Broom Snakeweed

Gutierrezia sarothrae (Pursh) Britt. & Rusby

Asteraceae (Sunflower Family)


Broom Snakewood, a member of the Sunflower Family (Asteraceae), grows to resemble a bouquet spreading from the ground. It is a short-lived, perennial sub-shrub being very prolific and then dying back. It ranges from about 6 to 35 inches or 15 to 90 cm tall. Many unbranched, erect stems originate from a woody base forming a dense broom top and die back when the plant goes dormant. It is stouter and shorter than Common Broomweed with a brown stem below and green above, a deep taproot, and somewhat brittle branches.  The simple, alternate, 2 to 6 cm leaves are narrow and threadlike with resinous glands that give a distinctive aroma when crushed leading to one common name, Turpentine Weed. While some green leaves may remain on the lower stems through winter, during droughts it can lose its leaves to conserve moisture.     The small (3 to 10 mm) yellow flowers are clustered in 2 to 6 flower heads at the branch tips blooming from June to October. There are about 7 to 10 yellowish ray flowers surrounding a yellowish-orange disk. Thousands of these tiny yellow flowers form a large, rounded, terminal mass.  Ricky Linex in Range Plants of North Central Texas states “The plant is not considered palatable, but livestock will sometimes eat early new growth in October and November, but more commonly choose it in late winter or early spring when other green forage is scarce.” 


Broom Snakewood is widespread on dry ranges and deserts from California to Texas, south to Mexico, and north to Idaho. It tends to grow in shallow soils where over-grazing has reduced the grasses. Bowers and Tekiela in Wildflowers of Texas say it is “often the first plant to re-establish itself … following severe drought.”  Extreme infestations reduce forage production but may not indicate overgrazed ranges because broomweed populations fluctuate naturally. However, overgrazing does accelerate the plant's growth and propagation.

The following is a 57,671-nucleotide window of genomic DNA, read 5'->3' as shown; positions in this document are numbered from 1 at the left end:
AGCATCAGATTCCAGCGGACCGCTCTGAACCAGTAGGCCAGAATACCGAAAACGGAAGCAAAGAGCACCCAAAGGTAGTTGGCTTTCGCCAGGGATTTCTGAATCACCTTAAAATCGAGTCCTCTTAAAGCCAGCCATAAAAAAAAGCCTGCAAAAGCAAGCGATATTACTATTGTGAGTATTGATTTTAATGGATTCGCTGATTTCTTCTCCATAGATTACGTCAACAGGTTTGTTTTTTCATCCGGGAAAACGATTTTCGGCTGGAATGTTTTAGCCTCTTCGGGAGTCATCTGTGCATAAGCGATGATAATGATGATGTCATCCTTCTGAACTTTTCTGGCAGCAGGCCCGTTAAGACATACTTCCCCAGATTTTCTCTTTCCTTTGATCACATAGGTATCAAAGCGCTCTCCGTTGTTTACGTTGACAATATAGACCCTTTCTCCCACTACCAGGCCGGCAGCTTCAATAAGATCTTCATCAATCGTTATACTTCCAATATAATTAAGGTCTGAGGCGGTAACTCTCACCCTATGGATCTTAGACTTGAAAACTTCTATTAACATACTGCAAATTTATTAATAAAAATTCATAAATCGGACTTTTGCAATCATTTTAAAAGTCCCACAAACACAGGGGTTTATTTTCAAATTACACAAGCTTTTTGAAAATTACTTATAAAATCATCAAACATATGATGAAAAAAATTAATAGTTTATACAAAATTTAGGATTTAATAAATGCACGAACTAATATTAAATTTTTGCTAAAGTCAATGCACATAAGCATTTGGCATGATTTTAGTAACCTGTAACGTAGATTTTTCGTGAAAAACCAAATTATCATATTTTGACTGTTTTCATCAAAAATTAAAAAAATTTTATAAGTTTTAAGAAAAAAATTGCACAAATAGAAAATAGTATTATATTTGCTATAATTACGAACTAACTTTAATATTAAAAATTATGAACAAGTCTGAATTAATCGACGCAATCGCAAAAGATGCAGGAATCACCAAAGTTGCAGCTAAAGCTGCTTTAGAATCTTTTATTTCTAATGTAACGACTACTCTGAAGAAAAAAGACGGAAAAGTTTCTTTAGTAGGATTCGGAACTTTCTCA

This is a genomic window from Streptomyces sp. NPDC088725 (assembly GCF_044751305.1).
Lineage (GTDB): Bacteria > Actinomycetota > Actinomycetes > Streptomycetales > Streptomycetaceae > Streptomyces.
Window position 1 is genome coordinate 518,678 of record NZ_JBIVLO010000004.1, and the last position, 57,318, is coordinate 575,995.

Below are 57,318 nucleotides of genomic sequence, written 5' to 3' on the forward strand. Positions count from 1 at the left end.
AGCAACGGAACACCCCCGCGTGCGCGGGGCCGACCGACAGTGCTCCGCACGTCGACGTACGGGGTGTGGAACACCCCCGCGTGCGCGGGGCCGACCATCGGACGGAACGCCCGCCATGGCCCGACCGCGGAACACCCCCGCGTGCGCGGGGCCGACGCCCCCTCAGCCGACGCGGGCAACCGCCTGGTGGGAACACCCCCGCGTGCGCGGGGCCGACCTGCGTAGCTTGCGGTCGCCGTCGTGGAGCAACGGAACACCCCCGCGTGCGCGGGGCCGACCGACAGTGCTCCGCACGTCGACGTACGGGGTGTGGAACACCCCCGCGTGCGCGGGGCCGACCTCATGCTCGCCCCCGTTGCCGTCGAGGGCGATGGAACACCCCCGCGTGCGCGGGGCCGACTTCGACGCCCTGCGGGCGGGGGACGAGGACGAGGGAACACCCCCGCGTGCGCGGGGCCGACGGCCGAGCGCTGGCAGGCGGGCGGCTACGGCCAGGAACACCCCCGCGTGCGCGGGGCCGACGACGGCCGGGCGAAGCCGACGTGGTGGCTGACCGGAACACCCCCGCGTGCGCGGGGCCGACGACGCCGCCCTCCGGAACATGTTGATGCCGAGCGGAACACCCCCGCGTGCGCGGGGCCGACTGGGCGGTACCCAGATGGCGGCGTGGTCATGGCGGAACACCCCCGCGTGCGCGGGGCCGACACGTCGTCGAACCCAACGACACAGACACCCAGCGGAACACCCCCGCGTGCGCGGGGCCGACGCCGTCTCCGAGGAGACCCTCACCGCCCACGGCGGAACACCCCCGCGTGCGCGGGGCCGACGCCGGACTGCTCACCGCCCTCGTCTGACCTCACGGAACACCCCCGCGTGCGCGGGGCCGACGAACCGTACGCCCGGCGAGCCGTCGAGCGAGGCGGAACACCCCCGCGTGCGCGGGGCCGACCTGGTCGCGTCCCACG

Toxic Agent

Broom Snakewood poisons cattle, sheep, goats, and swine. Some believe the toxic agent is steroidal saponin. The plant may accumulate selenium when on high selenium soil. Broom Snakewood is most toxic at earlier growth stages, usually in late winter or early spring, and on sandy soils. It is relatively nontoxic growing on clay soils. Cattle abort after eating as little as 20 pounds of fresh forage in 7 days. Cattle, sheep, and goats have been killed by eating 10 to 20 percent of their body weight in over 2 weeks.  This plant appears not to cause any health problems to white-tailed deer and, in the case of pronghorn, it even supplies about one-third of their diet.

Signs of Livestock Ingestion

Chronic poisoning signs include: Abortion; Stillbirth; Retained placenta; Weak offspring; Acute poisoning signs include: Periodic, thick nasal discharge; Crusting and sloughing of the skin of the muzzle; Listlessness; Loss of appetite and weight; Rough hair coat; Occasionally, dark brown or reddish urine; Frequent urination with diarrhea in the early stages changes to constipation with large amounts of mucous. Pregnant cows often have periodic vulvar swellings and premature udder development. George Clendenin in Common Rangeland Plants of West Central Texas states “Cattle, sheep, and goats have been killed by eating 10-20% of their body weight over a span of two weeks."

Management Strategies

Do not graze gestating livestock on sandy soils during maximum Broom Snakewood growth (late winter and early spring). Proper range management practices that improve range conditions may help limit population densities and livestock consumption. Historically Broom Snakewood made up <5% of the biomass but on overgrazed sites, it can make up 50%. Carefully watch pregnant cattle grazing perennial Broom Snakewood-infested pastures. If udders develop prematurely, vulvas swell or abortions occur, move the herd to a Broom Snakewood-free pasture. Chemical control may be cost-effective when populations are dense enough to reduce forage production. Herbicide treatments include aerial or ground broadcast applications of Escort® at 0.0625 ounce a.i./acre in the spring when weeds are less than 4 inches high. Tordon 22K® may be used during and after the full flower stage in the fall at 0.25 to 0.5 pound a.i./acre. To reduce reinfestation, follow chemical treatments with proper range and livestock management programs.